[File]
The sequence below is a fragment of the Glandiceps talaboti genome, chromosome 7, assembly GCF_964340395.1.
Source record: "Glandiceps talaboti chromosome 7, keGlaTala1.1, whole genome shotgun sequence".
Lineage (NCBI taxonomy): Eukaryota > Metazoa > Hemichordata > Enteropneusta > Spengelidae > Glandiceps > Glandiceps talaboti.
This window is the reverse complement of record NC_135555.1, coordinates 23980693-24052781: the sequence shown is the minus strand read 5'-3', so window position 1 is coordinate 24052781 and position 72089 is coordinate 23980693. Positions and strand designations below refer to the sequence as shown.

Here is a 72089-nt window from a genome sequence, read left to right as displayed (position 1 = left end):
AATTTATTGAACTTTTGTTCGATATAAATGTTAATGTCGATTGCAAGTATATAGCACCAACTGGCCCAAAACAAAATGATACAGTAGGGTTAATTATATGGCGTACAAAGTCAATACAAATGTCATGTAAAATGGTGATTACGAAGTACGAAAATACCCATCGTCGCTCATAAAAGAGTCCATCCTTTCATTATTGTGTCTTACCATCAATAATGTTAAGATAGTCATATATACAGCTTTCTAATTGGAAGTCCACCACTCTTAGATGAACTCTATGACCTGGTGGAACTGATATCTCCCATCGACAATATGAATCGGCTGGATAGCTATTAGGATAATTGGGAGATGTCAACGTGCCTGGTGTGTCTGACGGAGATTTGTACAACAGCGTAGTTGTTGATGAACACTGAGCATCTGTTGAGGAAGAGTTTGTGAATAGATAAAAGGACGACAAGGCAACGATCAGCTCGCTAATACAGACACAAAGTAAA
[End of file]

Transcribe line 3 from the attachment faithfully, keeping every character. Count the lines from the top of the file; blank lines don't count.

Lineage (NCBI taxonomy): Eukaryota > Metazoa > Hemichordata > Enteropneusta > Spengelidae > Glandiceps > Glandiceps talaboti.